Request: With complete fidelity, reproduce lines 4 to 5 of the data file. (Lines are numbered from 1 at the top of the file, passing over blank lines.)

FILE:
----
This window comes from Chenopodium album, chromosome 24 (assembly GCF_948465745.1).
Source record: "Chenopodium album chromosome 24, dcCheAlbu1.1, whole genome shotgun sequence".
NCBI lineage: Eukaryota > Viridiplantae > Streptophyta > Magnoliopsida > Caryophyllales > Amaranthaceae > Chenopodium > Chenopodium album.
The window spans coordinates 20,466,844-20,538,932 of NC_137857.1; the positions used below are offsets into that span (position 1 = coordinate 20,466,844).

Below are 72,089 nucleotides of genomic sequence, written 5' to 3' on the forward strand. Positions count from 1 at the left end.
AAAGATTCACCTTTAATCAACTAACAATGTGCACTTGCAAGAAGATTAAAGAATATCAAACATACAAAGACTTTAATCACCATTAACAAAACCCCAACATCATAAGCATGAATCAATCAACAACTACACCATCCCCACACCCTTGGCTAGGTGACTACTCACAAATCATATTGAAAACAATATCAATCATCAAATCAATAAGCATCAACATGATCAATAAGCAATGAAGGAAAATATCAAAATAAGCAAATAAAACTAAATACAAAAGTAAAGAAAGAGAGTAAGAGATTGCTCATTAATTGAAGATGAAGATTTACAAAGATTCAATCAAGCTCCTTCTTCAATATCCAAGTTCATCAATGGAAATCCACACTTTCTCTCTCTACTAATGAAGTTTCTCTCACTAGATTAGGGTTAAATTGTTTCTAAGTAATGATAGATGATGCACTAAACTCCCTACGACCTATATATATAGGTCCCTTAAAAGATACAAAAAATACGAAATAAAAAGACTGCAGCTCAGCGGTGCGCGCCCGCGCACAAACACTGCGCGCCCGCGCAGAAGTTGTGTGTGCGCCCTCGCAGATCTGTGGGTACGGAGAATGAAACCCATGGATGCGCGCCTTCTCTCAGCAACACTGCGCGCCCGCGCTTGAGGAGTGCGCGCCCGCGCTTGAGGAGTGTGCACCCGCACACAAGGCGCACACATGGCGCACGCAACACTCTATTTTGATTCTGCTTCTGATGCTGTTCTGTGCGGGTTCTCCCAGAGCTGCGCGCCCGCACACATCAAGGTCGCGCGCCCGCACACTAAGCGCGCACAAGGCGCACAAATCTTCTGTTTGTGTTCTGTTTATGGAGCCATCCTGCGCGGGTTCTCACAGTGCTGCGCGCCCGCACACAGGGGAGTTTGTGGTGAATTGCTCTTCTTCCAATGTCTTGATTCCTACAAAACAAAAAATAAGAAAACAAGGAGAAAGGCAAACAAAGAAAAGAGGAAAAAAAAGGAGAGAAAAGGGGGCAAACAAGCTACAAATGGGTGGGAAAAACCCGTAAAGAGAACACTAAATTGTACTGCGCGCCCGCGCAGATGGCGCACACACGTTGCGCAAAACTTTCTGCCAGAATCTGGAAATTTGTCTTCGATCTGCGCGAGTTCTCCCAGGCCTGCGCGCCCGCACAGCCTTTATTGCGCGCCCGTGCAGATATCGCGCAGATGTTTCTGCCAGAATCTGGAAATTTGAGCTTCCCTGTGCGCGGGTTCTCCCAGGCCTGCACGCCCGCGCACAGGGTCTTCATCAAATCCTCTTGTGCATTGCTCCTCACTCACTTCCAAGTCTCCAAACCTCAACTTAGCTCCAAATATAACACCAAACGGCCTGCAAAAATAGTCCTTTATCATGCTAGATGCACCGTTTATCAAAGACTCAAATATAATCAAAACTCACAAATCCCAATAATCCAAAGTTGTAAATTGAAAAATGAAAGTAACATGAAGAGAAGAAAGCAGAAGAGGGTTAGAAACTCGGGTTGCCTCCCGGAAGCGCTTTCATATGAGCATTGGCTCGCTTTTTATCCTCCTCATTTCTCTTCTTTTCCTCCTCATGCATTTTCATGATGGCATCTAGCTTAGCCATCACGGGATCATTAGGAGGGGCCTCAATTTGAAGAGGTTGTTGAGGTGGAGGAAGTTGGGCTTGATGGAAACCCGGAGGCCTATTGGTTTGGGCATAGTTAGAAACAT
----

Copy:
The window spans coordinates 20,466,844-20,538,932 of NC_137857.1; the positions used below are offsets into that span (position 1 = coordinate 20,466,844).

Below are 72,089 nucleotides of genomic sequence, written 5' to 3' on the forward strand. Positions count from 1 at the left end.